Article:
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Explaining the financial crisis

The credit crunch was an accident waiting to happen, thanks to a long period of benign market conditions which encouraged riskier behaviour by financiers. But how did problems in the US mortgage market spread to become a crisis of bank capital?

By Charles Goodhart   February 2008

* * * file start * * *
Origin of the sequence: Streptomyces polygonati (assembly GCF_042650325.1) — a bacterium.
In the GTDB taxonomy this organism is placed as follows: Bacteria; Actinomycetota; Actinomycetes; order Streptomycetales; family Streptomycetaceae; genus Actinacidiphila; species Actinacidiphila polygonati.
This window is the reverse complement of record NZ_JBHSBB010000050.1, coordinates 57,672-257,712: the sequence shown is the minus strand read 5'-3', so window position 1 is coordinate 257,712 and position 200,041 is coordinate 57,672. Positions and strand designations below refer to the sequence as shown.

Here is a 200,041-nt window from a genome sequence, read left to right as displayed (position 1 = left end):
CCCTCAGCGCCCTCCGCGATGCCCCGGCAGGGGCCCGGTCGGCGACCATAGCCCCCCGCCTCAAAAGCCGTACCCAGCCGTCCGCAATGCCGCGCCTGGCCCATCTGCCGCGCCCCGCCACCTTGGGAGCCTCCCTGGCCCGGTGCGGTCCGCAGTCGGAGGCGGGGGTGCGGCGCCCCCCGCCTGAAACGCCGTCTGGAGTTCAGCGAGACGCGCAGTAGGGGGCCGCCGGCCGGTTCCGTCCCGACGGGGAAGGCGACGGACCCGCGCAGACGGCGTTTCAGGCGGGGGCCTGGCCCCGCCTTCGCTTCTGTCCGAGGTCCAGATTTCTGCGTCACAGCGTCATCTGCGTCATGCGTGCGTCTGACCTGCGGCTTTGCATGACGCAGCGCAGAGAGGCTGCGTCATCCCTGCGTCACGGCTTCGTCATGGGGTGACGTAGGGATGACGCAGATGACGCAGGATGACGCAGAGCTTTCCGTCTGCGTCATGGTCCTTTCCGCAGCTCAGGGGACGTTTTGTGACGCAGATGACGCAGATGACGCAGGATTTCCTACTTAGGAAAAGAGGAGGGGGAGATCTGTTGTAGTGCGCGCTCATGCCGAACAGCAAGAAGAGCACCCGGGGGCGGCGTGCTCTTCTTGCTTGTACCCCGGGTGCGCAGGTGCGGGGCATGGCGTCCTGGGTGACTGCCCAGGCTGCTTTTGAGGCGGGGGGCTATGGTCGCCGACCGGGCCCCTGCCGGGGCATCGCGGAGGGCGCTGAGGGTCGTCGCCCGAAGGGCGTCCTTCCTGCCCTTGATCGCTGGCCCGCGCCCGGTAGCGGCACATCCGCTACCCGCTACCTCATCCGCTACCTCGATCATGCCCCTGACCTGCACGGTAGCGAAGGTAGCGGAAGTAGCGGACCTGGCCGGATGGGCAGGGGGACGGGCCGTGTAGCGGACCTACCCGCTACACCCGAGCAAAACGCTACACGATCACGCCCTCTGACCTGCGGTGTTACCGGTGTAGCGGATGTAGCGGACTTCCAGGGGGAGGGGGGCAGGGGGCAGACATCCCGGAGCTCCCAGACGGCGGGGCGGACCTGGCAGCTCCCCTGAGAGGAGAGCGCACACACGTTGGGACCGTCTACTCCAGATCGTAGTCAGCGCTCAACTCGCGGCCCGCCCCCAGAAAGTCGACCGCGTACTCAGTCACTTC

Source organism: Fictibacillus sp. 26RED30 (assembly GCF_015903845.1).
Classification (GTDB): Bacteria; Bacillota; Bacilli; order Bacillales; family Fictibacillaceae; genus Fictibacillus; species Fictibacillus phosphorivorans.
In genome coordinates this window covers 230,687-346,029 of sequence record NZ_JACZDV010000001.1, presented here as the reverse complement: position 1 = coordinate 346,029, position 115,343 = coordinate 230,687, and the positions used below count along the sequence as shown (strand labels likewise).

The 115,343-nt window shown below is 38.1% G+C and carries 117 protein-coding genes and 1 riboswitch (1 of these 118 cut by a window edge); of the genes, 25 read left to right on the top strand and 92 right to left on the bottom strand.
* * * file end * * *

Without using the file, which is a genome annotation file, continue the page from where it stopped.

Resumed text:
One of the striking things about the current financial crisis is the extent to which it was foreseen. Almost every major central bank, as well as the international financial institutions like the IMF, had been warning for some time about a serious underpricing of risk in the system. They pointed to low differentials between the financial returns paid on risky assets and safe assets and to increased levels of debt relative to underlying capital. In the face of very low interest rates, financial institutions were buying riskier assets to improve returns, often “leveraging” themselves several times over (by buying assets…

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